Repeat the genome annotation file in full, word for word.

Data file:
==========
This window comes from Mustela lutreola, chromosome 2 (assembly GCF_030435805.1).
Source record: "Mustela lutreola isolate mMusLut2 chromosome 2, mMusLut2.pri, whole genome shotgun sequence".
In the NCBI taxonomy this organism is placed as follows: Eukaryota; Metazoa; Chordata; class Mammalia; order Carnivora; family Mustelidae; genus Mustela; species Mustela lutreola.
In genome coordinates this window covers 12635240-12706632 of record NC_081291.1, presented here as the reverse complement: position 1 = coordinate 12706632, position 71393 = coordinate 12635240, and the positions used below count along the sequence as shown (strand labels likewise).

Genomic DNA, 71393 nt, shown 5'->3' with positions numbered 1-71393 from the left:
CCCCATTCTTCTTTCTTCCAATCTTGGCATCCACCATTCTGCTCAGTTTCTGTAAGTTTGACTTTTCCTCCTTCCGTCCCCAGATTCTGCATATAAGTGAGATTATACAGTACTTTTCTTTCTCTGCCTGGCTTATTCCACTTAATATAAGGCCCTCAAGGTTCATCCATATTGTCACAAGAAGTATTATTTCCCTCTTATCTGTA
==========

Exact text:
This window comes from Mustela lutreola, chromosome 2 (assembly GCF_030435805.1).
Source record: "Mustela lutreola isolate mMusLut2 chromosome 2, mMusLut2.pri, whole genome shotgun sequence".
In the NCBI taxonomy this organism is placed as follows: Eukaryota; Metazoa; Chordata; class Mammalia; order Carnivora; family Mustelidae; genus Mustela; species Mustela lutreola.
In genome coordinates this window covers 12635240-12706632 of record NC_081291.1, presented here as the reverse complement: position 1 = coordinate 12706632, position 71393 = coordinate 12635240, and the positions used below count along the sequence as shown (strand labels likewise).

Genomic DNA, 71393 nt, shown 5'->3' with positions numbered 1-71393 from the left:
CCCCATTCTTCTTTCTTCCAATCTTGGCATCCACCATTCTGCTCAGTTTCTGTAAGTTTGACTTTTCCTCCTTCCGTCCCCAGATTCTGCATATAAGTGAGATTATACAGTACTTTTCTTTCTCTGCCTGGCTTATTCCACTTAATATAAGGCCCTCAAGGTTCATCCATATTGTCACAAGAAGTATTATTTCCCTCTTATCTGTA